The Eurasian Development Bank has published a new report. The research introduces the idea of a Eurasian transport framework and assesses the potential of the International North–South Transport Corridor (INSTC) in the context of emerging opportunities. These include the EAEU’s greater engagement with India, Iran, and other countries in South Asia and the Persian Gulf, the significant potential for linking the INSTC with latitudinal transport routes, accelerated digitalisation, and the prioritisation of the climate agenda.
The multimodal INSTC connect the Nordic countries and the north-western part of the EAEU to the Gulf and Indian Ocean states via the Caucasus and Central Asia. The corridor includes rail, road, air, sea, and river transport infrastructure and has three main routes: 1) the Western route running along the western coast of the Caspian Sea through Russia and Azerbaijan; 2) the Eastern route along the eastern coast of the Caspian Sea through Kazakhstan and Turkmenistan; and 3) the Trans-Caspian one that uses ferry and container lines across the Caspian Sea.
The main advantage of the INSTC compared to the other routes, including the sea route through the Suez Canal, is that it halves delivery times. For example, it takes 30 to 45 days to deliver cargoes from Mumbai to Saint Petersburg by the traditional route through the Suez Canal, while the INSTC land route delivery times may vary from 15 to 24 days. Moreover, using the Eastern route of the corridor that runs through Kazakhstan and Turkmenistan can reduce delivery times to 15–18 days.
Rail transport ensures a minimal carbon footprint, which is an important competitive factor in freight transportation along the INSTC. Redirecting freight traffic from sea to rail as part of the INSTC would reduce greenhouse gas emissions by 25% because of cutting the transportation distance. In practice, the organisation of international transport corridors in Eurasia requires a combination of rail and road transport as part of an integrated approach to building efficient logistics.
The need for an alternative North–South multimodal corridor has been confirmed in the during the COVID-19 pandemic, including the Suez Canal blockage by the Ever Given container ship in March 2021. These resulted in global delays of maritime deliveries as well as uncertainty in the functioning of the logistics chains that has led to a surge in sea freight charges. In this context, the demand for rail transport on the Eurasian continent has grown, including due to the stability of single rail tariffs, thus signalling the need for an additional freight channel. The success of land corridors is also confirmed by the fact that rail container traffic on the China–Europe axis has increased from 7,000 to 547,000 twenty-foot equivalent (TEU) containers over the past ten years.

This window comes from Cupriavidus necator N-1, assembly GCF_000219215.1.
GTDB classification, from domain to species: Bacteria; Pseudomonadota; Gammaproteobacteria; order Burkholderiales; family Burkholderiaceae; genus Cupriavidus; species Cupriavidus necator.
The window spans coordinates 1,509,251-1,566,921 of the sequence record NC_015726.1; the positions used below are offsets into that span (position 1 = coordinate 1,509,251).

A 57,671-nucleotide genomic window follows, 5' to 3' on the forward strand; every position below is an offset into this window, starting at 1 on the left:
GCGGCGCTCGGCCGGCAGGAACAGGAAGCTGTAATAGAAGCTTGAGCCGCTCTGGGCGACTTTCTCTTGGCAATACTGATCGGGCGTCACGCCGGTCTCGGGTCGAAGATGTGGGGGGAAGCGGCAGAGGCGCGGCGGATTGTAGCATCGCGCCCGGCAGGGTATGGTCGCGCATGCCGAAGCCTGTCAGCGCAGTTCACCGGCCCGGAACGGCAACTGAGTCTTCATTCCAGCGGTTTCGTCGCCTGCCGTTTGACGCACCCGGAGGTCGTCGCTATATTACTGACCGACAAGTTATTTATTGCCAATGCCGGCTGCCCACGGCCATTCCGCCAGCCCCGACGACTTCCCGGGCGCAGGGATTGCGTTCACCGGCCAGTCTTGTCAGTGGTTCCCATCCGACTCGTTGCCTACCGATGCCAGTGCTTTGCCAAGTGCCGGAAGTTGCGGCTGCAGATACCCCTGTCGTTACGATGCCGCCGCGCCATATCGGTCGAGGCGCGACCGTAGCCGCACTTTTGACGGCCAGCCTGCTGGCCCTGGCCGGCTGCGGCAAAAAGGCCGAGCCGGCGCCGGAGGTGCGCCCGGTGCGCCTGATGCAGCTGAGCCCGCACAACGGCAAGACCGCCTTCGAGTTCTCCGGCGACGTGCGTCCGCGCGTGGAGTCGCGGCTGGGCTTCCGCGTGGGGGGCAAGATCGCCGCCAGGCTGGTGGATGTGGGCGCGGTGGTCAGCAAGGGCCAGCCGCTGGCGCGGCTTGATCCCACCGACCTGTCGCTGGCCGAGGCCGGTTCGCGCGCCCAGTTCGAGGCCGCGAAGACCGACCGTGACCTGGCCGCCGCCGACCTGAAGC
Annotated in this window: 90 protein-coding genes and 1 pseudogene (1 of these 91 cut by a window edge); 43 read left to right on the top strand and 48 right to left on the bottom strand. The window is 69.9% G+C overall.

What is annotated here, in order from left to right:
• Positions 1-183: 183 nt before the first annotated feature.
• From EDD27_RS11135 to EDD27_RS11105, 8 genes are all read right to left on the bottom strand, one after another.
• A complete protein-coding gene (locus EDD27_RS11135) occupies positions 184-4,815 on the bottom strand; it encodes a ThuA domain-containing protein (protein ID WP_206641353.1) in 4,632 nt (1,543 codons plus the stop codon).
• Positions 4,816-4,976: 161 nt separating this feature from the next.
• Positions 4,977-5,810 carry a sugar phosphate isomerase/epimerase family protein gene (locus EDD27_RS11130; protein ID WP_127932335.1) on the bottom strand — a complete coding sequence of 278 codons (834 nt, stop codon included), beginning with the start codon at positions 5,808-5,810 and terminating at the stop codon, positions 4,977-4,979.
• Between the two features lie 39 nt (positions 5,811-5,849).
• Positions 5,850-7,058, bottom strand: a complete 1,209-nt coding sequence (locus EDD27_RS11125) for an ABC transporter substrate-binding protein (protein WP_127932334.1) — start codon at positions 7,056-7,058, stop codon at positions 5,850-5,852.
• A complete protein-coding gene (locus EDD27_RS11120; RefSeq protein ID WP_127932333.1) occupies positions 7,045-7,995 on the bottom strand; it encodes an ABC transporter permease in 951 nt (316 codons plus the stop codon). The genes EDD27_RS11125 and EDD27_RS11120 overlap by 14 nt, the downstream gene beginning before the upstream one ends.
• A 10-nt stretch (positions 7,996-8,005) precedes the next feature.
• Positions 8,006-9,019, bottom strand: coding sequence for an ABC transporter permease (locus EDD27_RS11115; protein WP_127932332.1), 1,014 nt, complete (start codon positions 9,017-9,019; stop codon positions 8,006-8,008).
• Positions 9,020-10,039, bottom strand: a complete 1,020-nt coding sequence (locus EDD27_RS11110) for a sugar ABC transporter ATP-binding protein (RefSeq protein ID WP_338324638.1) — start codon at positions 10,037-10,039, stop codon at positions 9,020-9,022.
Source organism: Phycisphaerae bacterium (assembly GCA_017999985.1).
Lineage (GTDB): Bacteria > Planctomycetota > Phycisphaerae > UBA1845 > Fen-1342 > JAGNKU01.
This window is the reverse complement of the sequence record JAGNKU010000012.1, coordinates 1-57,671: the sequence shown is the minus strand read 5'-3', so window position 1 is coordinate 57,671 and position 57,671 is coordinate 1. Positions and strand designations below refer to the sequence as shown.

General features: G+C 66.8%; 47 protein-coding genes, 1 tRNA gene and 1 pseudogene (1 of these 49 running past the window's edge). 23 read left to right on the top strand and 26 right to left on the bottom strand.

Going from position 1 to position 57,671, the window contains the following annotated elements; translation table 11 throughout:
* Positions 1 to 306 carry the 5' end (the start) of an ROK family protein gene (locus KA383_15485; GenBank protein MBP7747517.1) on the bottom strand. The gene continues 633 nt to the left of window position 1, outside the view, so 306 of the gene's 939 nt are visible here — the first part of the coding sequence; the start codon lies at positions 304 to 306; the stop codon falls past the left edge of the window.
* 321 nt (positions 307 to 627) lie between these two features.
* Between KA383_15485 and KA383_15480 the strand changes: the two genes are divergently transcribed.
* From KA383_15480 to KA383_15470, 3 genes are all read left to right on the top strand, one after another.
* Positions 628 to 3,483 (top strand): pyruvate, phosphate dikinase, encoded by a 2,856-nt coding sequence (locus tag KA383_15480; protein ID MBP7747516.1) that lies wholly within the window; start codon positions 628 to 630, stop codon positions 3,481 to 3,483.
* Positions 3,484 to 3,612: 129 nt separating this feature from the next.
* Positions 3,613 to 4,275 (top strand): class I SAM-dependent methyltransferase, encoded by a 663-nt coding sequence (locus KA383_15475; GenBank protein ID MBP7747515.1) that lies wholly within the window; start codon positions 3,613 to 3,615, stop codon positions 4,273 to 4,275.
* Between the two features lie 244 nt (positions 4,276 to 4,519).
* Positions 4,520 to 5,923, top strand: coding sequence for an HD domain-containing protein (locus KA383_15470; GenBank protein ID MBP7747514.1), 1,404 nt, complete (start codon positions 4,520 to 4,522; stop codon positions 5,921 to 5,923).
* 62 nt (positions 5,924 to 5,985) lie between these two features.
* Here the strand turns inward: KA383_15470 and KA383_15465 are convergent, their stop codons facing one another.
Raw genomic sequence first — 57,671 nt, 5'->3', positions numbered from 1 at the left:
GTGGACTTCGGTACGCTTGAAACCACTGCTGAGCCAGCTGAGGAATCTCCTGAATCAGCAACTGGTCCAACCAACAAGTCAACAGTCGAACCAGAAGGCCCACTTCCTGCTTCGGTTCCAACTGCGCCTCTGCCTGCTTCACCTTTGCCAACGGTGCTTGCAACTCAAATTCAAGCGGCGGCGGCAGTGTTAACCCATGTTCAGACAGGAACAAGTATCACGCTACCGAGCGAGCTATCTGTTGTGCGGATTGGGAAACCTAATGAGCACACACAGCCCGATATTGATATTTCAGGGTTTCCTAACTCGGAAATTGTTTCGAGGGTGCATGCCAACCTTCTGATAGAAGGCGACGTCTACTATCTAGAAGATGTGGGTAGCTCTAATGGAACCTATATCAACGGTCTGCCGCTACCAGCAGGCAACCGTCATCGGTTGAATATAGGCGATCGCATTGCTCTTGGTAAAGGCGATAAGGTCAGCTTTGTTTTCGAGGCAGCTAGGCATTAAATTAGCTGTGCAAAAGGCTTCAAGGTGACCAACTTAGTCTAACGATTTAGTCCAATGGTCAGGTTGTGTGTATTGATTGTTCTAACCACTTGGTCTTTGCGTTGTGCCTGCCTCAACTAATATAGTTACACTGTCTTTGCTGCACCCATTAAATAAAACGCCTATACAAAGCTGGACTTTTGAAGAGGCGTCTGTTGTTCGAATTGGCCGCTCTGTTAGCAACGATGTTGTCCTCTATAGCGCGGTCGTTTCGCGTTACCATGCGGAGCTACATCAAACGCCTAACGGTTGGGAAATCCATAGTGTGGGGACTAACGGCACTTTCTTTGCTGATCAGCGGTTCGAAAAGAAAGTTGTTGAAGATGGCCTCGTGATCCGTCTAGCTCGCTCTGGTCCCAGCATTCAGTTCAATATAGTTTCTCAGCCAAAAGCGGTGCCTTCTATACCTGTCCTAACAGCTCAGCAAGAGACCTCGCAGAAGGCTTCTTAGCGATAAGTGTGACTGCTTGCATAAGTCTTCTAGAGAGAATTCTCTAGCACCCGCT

Bank analysts highlight the significant potential for INSTC container freight traffic, which could range from 325,000 to 662,000 TEU (from 5.9 to 11.9 million tonnes) by 2030, depending on the scenario (currently 21,000 TEU). The development of freight transport via the INSTC is of significant interest to the EAEU member states, which account for 75% of potential container traffic (Figure 1).
The effect of interlinking the INSTC with the Eurasian latitudinal transport corridors could provide 127,000–246,000 TEU, or up to 40%, of the total container freight traffic potential (Figure 2).
The main categories of containerised commodities transported along the INSTC are food (21.2%), metals (16.6%), wood, wood products, and paper (9.5%), machinery and equipment (8.3%), and mineral fertilisers (4.9%). The report estimates that the potential volume of non-containerised freight may reach between 8.7 and 12.8 million tonnes by 2030, mainly due to the transportation of grain crops. As a result, by 2030 the aggregate potential INSTC freight traffic, including the two types of product categories, containerised and non-containerised cargoes, is expected to reach 14.6–24.7 million tonnes.
“The unique INSTC route creates opportunities to link with latitudinal transport corridors running from East to West,” said Evgeny Vinokurov, Chief Economist at the EDB and EFSD. “The ultimate goal is to develop a Eurasian transport framework – a network of interconnected East–West and North–South corridors that will generate additional freight flows through synergies and provide landlocked countries with access to markets. This will help to cut export costs, develop new production niches, and realise the region’s transit potential. As the Eurasian transport corridor reaches out to China, India and the European Union, it can become a material foundation for implementing the idea of a Greater Eurasia.”
Additional freight flows can be ensured by achieving “seamless” transport connectivity through digitalisation and improved soft infrastructure. The implementation of intelligent transport systems and the digitalisation of international multimodal transport and logistics using e-CIM/CMGS and e-CMR electronic waybills, e-TIR carnets, and satellite navigation systems has a beneficial impact on foreign trade in the countries participating in the INSTC Agreement. It can open up new opportunities for simplification of border crossing procedures, reduction of cargo delivery times and transport costs, and improvement of the INSTC safety record.
You can also view the report The International North–South Transport Corridor: Promoting Eurasia’s Intra- and Transcontinental Connectivity at the EDB website.
Other reports by the EDB and EFSD are available in the Research section on the Bank’s website and the Publications section on the Fund’s website.